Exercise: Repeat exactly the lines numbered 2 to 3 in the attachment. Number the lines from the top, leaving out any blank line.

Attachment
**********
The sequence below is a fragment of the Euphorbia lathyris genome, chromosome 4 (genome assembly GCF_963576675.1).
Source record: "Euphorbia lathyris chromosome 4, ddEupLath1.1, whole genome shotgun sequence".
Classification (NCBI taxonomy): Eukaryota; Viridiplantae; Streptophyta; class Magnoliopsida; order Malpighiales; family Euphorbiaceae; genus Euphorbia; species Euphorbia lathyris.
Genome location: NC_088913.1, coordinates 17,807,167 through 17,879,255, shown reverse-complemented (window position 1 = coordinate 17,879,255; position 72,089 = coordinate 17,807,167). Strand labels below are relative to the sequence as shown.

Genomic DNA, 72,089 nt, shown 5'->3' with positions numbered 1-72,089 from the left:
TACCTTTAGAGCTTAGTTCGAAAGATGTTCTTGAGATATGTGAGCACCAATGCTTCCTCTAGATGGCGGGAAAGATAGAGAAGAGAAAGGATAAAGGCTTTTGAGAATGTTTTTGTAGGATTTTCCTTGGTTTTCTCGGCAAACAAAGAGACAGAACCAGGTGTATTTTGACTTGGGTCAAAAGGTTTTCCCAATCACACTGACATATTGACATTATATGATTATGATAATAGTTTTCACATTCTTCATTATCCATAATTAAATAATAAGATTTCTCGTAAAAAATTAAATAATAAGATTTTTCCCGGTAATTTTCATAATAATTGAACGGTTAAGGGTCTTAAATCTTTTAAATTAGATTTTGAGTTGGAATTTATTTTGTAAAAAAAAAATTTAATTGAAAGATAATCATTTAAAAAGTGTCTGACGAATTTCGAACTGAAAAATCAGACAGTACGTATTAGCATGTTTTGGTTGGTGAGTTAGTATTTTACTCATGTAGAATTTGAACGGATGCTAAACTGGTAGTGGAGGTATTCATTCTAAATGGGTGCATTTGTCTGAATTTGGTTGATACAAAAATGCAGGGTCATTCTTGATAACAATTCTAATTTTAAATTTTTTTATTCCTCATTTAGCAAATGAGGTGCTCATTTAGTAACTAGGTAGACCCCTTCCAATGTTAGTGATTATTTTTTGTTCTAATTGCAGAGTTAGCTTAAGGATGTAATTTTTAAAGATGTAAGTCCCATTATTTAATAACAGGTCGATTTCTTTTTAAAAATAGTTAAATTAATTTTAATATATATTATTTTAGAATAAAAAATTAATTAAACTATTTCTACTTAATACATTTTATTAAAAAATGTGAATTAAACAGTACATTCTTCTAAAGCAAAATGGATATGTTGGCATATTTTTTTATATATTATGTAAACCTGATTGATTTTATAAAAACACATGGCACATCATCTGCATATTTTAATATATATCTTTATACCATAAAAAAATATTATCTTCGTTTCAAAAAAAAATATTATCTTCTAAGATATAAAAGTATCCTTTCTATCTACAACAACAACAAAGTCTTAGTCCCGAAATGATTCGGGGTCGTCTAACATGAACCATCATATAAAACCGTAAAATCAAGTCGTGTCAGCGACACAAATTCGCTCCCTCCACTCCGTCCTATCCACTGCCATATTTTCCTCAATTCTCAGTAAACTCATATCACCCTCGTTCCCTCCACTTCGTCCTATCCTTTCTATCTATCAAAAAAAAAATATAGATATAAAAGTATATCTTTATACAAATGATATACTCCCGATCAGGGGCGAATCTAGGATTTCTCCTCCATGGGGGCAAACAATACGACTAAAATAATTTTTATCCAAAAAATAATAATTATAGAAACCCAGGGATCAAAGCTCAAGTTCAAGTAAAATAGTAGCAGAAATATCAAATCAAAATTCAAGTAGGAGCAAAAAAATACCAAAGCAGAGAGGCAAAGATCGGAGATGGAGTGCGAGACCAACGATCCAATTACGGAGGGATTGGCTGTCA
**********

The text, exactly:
Source record: "Euphorbia lathyris chromosome 4, ddEupLath1.1, whole genome shotgun sequence".
Classification (NCBI taxonomy): Eukaryota; Viridiplantae; Streptophyta; class Magnoliopsida; order Malpighiales; family Euphorbiaceae; genus Euphorbia; species Euphorbia lathyris.